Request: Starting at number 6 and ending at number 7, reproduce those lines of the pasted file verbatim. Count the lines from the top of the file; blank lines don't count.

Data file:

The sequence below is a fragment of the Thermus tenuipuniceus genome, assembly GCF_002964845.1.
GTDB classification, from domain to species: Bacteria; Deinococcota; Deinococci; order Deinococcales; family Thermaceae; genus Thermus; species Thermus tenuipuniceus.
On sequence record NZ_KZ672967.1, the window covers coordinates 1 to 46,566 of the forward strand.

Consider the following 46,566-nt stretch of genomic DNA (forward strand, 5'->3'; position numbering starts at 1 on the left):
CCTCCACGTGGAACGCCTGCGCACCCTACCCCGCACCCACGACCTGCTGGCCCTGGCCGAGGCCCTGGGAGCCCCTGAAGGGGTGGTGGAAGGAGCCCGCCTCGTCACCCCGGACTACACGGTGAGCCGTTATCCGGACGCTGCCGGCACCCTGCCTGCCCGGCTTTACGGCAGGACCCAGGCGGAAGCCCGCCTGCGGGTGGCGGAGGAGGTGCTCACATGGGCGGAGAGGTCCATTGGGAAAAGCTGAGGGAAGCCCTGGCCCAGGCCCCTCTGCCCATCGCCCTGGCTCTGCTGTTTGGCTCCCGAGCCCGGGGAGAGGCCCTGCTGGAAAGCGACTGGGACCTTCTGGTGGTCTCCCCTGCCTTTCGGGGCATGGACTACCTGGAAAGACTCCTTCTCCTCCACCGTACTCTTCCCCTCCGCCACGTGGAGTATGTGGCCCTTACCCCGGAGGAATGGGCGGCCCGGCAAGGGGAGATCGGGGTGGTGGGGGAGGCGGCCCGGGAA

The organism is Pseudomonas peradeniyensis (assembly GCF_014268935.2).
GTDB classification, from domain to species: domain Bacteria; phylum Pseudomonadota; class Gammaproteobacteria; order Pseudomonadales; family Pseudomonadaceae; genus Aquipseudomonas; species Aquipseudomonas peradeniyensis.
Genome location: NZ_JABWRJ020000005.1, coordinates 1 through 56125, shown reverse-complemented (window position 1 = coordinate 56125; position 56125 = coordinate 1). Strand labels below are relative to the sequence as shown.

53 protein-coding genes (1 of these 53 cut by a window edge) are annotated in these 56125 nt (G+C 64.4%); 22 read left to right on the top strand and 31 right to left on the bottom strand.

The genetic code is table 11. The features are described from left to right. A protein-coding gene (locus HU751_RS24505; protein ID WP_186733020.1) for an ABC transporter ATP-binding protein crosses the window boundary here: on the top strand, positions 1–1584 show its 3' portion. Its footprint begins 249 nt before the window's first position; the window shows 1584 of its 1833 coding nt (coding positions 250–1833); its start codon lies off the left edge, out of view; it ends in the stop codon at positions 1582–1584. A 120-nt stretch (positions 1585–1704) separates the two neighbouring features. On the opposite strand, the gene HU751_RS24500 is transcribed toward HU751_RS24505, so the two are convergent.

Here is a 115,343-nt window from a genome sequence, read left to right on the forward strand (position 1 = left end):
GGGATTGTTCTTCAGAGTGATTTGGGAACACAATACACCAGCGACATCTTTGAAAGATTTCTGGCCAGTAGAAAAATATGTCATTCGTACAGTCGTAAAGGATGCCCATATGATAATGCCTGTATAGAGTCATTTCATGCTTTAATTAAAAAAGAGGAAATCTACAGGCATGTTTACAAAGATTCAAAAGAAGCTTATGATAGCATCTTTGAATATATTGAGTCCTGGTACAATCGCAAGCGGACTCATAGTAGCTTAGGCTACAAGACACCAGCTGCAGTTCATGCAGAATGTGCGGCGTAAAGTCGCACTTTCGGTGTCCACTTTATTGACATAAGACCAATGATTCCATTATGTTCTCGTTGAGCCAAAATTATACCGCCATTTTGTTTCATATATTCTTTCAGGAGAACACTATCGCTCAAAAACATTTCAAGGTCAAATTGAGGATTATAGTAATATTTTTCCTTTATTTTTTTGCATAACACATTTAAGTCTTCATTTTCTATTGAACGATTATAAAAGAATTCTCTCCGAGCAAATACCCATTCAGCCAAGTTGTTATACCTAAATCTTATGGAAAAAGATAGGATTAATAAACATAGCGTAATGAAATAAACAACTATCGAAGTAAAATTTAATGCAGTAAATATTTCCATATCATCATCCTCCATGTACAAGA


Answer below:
The organism is Pseudomonas peradeniyensis (assembly GCF_014268935.2).
GTDB classification, from domain to species: domain Bacteria; phylum Pseudomonadota; class Gammaproteobacteria; order Pseudomonadales; family Pseudomonadaceae; genus Aquipseudomonas; species Aquipseudomonas peradeniyensis.